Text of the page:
Monday, February 23, 2009

An Economics Lesson from Pauline Marois

Oh! This one is rich (pun sort of intended.)

Pauline Marois (who has been accused of talking and acting too much like a rich person, get it?! Get it!?) , the leader of the seperatist, opposition Parti Quebecois has suggested that the panacea for Quebec in the latest global economic crisis is, you guessed it, the same as the miracle cure for everything else awry in Quebec, separation, independence! In a rough translation from her speech at a PQ party meeting Ms. Marois said that sovereignty is the cure because with it Quebec can: 'have more leeway to develop a strategic economic plan, support workers and families. We [Quebec] would not have to waste our energy on pilgrimages to Ottawa.' Well, there may be a kernel of truth in that statement, but if saving energy is what this is about, I can suggest a few other ways Ms. Marois can clear her schedule.

For example, perhaps Ms. Marois can, rather than threaten to break up Canada, make more efforts to work collaboratively with other Canadians who want a strong unified Canada which would include a strong, culturally vibrant Quebec. Cooperation tends to be far easier than confrontation and contrariness, I find. With the extra energy, perhaps Ms. Marois could then propose some ideas to lift Quebec from its artificial "have-not" province status and let it become the powerhouse that it should be. Unfortunately though, it seems that any spare time Ms. Marois has will be spent putting together an actual plan to guide Quebec towards sovereignty because it seems she doesn't even have one. All she knows is that once it happens, however it happens, it'll be grand, and all will be right in the world (provided you're not a patient in a Quebec hospital).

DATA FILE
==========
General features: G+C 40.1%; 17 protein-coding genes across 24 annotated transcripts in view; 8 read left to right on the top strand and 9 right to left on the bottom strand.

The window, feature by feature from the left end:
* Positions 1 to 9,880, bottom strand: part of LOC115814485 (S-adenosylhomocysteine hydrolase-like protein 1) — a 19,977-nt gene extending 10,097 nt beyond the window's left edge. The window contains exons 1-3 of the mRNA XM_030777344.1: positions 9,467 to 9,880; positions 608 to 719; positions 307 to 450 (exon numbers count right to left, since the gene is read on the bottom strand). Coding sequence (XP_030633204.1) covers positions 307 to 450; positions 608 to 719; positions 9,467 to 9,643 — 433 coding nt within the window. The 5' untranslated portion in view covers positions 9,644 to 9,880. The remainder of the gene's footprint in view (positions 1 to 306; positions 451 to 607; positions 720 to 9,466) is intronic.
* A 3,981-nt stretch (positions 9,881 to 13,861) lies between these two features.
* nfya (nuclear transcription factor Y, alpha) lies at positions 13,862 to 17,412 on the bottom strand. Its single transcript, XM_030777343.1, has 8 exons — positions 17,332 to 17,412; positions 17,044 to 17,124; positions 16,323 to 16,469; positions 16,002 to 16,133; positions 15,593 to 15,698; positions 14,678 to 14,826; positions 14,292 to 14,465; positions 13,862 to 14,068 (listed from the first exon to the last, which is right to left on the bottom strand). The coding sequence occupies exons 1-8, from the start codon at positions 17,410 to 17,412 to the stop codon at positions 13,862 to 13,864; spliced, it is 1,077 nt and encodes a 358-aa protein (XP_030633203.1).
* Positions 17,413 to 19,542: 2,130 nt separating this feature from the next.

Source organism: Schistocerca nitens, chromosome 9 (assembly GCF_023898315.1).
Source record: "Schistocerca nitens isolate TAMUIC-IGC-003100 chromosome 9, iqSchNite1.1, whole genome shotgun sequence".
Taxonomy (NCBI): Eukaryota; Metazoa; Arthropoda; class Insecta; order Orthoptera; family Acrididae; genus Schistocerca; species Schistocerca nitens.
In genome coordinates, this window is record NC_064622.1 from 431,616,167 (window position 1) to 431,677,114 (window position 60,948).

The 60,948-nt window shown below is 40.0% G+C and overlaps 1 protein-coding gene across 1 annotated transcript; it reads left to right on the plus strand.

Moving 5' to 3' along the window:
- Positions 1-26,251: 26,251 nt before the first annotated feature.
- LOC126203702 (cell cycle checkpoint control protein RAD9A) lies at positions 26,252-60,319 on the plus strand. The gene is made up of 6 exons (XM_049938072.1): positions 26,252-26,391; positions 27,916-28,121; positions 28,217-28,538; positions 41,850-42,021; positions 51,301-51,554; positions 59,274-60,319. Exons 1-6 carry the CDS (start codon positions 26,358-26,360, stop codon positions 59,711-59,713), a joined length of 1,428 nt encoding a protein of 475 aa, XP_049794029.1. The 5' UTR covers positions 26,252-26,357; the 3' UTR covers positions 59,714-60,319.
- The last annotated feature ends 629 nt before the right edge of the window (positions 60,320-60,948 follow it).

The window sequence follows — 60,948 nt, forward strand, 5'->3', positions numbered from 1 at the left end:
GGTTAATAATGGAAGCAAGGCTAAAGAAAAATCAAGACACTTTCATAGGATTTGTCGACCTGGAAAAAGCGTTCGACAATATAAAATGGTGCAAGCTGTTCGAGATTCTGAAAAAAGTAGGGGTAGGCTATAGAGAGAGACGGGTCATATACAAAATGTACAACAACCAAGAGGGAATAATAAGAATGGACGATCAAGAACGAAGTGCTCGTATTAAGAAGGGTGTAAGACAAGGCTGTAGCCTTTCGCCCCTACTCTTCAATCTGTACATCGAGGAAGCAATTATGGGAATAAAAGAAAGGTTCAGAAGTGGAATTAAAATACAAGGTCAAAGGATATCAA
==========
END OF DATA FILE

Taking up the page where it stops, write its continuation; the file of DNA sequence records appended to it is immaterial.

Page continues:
I find it a little insulting to the intelligence of Quebecois to tell them that sovereignty will somehow cure their economic woes. Never mind that prior to the 1995 Quebec referendum the Canadian dollar fell over 2 full cents--a strong indicator that talk of separation and political instability are bad for the economy. Never mind the billions of transfer payments that Quebec City received from Ottawa every year either. What is so insulting, is that as the world is in economic shambles, the WHOLE world, Ms. Marois thinks that Quebecois will accept that the reason Quebec is suffering, is that it is part of Canada.

I hope I'm right and Quebecois will see through this, but I have my fears. Parties in power during hard economic times rarely do well when it comes time to return to the polls. Though in Quebec this may be several years off, with the right of centre ADQ party leaderless as of today, and the federalist Liberal party as the incumbent, I hope the PQ do not gain any momentum with their reductio ad absurdum strategy.

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